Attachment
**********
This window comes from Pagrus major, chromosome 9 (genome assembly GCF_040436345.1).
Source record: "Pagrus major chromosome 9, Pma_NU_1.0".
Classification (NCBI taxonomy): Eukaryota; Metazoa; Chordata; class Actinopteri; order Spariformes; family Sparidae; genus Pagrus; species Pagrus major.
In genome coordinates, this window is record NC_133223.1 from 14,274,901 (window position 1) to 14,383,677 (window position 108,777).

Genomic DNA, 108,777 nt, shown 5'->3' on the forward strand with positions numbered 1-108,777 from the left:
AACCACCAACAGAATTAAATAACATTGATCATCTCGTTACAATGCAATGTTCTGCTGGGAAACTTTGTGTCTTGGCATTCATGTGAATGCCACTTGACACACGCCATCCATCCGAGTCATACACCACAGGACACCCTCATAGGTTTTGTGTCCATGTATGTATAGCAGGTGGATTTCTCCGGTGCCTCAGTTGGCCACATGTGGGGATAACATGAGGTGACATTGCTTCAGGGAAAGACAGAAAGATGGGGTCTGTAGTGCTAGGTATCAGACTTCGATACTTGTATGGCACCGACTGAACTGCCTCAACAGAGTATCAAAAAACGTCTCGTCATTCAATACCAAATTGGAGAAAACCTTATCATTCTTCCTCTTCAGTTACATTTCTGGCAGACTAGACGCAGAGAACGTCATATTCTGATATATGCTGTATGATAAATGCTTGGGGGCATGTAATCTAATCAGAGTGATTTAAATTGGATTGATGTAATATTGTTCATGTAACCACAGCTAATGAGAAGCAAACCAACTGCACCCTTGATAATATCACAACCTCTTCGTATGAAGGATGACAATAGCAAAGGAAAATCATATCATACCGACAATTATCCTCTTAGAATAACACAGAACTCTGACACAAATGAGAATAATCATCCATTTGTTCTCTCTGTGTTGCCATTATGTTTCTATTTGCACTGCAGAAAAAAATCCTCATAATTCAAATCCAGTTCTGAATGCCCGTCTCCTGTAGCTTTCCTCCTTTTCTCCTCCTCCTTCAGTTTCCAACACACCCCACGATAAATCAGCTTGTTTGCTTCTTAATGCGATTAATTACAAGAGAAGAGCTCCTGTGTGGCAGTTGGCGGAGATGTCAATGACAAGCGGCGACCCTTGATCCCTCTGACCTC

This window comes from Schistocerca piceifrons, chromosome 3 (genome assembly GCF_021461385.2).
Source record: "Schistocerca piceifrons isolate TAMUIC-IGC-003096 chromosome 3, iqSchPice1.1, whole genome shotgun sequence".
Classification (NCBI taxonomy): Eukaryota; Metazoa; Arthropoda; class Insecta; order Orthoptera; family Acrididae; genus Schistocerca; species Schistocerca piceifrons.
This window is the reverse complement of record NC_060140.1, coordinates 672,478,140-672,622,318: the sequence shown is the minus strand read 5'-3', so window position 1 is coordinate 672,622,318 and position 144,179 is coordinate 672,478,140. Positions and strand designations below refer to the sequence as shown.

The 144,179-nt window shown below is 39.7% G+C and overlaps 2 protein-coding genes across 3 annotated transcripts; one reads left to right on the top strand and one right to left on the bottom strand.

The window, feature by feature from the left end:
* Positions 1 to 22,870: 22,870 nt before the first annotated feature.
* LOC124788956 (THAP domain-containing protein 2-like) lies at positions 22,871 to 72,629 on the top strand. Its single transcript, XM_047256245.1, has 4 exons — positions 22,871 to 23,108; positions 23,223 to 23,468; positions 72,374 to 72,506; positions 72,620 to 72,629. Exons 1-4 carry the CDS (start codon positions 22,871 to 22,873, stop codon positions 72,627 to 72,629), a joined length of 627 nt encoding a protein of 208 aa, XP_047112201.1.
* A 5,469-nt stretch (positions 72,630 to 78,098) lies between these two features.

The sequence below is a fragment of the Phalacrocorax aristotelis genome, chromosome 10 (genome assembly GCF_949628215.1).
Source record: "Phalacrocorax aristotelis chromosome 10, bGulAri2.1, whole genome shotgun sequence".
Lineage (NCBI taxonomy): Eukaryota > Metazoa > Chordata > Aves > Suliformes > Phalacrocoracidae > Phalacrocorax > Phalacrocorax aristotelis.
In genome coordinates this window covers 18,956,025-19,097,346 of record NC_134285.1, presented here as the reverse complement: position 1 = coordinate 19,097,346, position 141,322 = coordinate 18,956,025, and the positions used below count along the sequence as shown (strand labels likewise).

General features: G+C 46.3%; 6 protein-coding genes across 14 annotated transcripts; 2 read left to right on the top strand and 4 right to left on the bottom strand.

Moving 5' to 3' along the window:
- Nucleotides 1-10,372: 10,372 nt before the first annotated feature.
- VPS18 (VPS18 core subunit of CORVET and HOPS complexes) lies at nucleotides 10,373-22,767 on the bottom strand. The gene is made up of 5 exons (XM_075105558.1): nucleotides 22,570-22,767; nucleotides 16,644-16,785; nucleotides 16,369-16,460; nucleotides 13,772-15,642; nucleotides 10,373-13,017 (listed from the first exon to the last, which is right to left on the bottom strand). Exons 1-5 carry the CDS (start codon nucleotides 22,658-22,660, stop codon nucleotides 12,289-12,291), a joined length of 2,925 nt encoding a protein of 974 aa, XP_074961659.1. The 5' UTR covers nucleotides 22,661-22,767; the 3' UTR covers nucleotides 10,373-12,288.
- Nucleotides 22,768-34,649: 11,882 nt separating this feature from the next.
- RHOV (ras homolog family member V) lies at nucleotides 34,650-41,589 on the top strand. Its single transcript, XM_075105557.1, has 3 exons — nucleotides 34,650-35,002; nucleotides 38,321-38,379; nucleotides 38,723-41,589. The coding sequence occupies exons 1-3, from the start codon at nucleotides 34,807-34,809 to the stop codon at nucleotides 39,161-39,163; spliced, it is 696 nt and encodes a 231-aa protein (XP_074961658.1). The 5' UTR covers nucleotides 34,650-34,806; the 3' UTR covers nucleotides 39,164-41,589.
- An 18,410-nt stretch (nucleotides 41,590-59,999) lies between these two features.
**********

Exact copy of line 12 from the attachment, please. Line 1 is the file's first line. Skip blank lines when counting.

The window, feature by feature from the left end: